Top 8 Free US Tax Research Sites - John R. Dundon II, Enrolled Agent
8604
post-template-default,single,single-post,postid-8604,single-format-standard,bridge-core-2.5.4,ajax_fade,page_not_loaded,,qode_grid_1300,footer_responsive_adv,qode-content-sidebar-responsive,qode-theme-ver-23.9,qode-theme-bridge,qode_header_in_grid,wpb-js-composer js-comp-ver-6.4.1,vc_responsive
 

Top 8 Free US Tax Research Sites

Top 8 Free US Tax Research Sites

The best free US tax research sites in my opinion are:

1. For actually referencing the US Tax Code – Cornell University Law School as they seem to do the best job with updates and maintenance and at the end of the day the only thing you can seem to rely on is the actual tax code.

2. Of course there is the US Government Printing Office Code of Federal Regulations which most people tend to believe to be a little more difficult to navigate.

3. Legal Bitstream has been live on the internet since 2003, and is owned and operated by Mayfield Publishing Company, a privately held corporation based in Houston, Texas. Usually anything produced in Texas appears suspect in my reality nevertheless this is a wonderfully efficient first resource.

4. Tax Almanac is a website designed by Intuit, the makers of professional tax preparation and financial software. It is not necessarily a good consumer tax question site but provides a good first stop.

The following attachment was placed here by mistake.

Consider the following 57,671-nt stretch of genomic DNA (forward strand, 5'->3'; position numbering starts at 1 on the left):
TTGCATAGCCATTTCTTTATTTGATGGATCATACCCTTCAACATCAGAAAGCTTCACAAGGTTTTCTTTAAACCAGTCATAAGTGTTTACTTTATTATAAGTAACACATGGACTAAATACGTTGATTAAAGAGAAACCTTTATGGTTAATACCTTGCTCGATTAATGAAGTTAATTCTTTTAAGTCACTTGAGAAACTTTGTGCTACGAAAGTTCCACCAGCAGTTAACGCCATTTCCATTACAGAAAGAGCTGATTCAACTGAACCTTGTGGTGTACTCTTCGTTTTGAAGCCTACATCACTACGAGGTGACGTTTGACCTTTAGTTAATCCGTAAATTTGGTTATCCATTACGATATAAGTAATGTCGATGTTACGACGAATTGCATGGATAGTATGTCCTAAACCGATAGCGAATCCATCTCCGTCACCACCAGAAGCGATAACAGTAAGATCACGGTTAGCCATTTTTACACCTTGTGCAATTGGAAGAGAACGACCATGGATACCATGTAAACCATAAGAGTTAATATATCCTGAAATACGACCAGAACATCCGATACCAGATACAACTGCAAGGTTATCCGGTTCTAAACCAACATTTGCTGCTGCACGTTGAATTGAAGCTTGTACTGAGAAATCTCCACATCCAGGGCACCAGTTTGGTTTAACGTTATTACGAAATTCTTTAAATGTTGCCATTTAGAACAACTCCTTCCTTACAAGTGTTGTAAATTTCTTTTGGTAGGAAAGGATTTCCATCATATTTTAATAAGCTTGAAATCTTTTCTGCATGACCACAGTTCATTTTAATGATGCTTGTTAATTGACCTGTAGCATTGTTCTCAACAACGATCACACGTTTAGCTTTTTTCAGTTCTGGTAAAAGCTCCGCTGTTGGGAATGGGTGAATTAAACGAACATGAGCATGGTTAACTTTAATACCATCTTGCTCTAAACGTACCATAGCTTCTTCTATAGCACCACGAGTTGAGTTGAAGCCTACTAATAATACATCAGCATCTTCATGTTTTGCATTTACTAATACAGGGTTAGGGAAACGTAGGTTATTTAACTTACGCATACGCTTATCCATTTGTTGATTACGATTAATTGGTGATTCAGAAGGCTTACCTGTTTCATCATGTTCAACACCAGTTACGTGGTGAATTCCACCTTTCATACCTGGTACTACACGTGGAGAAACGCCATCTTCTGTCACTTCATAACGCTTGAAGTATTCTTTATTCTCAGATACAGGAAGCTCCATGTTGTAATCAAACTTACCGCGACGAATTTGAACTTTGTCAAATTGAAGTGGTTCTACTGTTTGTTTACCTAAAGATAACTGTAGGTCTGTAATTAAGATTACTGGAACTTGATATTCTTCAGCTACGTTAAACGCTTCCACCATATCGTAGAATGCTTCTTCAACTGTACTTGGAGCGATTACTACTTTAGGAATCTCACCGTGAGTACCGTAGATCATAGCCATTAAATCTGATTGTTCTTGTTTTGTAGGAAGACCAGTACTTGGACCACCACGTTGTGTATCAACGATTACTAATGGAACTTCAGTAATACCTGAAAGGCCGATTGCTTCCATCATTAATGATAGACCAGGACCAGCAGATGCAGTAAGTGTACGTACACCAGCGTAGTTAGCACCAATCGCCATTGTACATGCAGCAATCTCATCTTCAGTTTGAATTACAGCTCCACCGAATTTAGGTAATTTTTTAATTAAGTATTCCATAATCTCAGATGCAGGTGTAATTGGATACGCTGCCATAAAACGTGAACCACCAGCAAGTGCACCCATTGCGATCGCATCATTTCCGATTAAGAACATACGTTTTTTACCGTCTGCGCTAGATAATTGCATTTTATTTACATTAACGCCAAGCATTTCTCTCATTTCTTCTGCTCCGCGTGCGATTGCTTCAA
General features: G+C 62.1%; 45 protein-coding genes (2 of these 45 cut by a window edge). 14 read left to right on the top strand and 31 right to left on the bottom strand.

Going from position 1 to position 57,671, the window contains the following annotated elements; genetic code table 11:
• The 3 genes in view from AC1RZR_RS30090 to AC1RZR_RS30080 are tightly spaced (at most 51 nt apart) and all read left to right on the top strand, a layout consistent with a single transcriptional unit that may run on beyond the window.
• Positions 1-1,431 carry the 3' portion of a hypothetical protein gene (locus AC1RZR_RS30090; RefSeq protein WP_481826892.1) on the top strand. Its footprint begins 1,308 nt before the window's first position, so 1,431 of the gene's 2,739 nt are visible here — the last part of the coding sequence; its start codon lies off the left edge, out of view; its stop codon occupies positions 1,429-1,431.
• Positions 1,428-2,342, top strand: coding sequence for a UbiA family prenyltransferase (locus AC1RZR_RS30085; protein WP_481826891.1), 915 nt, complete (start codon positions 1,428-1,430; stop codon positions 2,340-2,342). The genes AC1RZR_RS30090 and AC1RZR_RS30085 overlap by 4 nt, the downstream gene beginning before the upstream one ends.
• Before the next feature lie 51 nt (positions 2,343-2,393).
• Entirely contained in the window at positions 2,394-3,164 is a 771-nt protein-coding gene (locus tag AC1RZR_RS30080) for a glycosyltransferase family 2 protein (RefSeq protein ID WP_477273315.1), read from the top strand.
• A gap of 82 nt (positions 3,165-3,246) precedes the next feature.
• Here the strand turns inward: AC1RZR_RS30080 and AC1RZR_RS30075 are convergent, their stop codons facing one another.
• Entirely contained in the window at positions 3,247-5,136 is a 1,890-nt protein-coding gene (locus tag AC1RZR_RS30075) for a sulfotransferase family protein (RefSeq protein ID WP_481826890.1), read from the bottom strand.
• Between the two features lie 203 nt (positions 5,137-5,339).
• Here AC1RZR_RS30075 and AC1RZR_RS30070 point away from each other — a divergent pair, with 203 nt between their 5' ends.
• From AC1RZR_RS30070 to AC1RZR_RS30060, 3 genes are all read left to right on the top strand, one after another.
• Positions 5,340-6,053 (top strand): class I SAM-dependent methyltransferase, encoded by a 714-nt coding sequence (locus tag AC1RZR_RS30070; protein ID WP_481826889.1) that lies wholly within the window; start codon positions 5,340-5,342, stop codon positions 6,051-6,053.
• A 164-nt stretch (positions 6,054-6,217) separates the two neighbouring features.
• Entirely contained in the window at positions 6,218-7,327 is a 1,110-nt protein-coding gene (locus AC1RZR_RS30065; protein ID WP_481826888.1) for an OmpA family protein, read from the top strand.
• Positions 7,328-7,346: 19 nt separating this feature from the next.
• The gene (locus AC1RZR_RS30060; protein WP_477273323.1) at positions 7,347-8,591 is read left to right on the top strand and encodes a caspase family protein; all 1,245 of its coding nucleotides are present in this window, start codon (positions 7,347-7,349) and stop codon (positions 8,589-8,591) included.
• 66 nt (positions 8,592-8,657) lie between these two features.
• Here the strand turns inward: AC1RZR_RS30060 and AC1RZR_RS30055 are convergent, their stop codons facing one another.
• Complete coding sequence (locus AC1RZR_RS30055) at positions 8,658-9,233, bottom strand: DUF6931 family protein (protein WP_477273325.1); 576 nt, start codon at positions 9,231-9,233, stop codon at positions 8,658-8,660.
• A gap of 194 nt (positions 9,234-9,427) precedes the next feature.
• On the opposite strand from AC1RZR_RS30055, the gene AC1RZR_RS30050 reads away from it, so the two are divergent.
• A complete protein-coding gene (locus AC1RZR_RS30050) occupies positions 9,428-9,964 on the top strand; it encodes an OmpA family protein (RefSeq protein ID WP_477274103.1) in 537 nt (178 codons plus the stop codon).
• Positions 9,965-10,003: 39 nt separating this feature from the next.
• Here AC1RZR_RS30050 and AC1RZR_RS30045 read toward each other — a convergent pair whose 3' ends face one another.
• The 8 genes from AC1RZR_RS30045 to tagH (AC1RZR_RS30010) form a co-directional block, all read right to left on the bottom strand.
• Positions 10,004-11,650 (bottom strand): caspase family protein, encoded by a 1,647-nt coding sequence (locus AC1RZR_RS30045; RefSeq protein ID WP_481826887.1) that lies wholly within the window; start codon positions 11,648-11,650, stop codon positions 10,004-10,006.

5. The IRS’ Taxmap that actually began in 2002 as an IRS prototype to address the business need for improved access to tax law technical information for IRS phone operators that has grown into a database designed to organize information around subjects of interest to taxpayers.

6. The IRS’ Electronic Reading Room where records are available for public inspection and copying under Subsection (a)(2) of the FOIA ( 5 U.S.C. § 552, as amended) including:

  1. Final opinions, including concurring and dissenting opinions, as well as orders, made in the adjudication of cases;

  2. Those statements of policy and interpretations which have been adopted by the IRS and are not published in the Federal Register;

  3. Administrative staff manuals and instructions to staff that affect a member of the public;

  4. Copies of records previously released under the FOIA, which the IRS determines may become or are likely to become the subject of future requests for substantially the same records.

7. The United States Tax Court site is always a hit. Be sure to have a stiff cocktail on the ready as the legal ease is enough to make the head spin.

8. Of course there is no way I’m going to let you go without plugging my own personal tax research site outlining some of my most memorable experiences.

So before you decide to hire a tax pro or simply want to know a little bit more about what you are up against start by checking out these sites.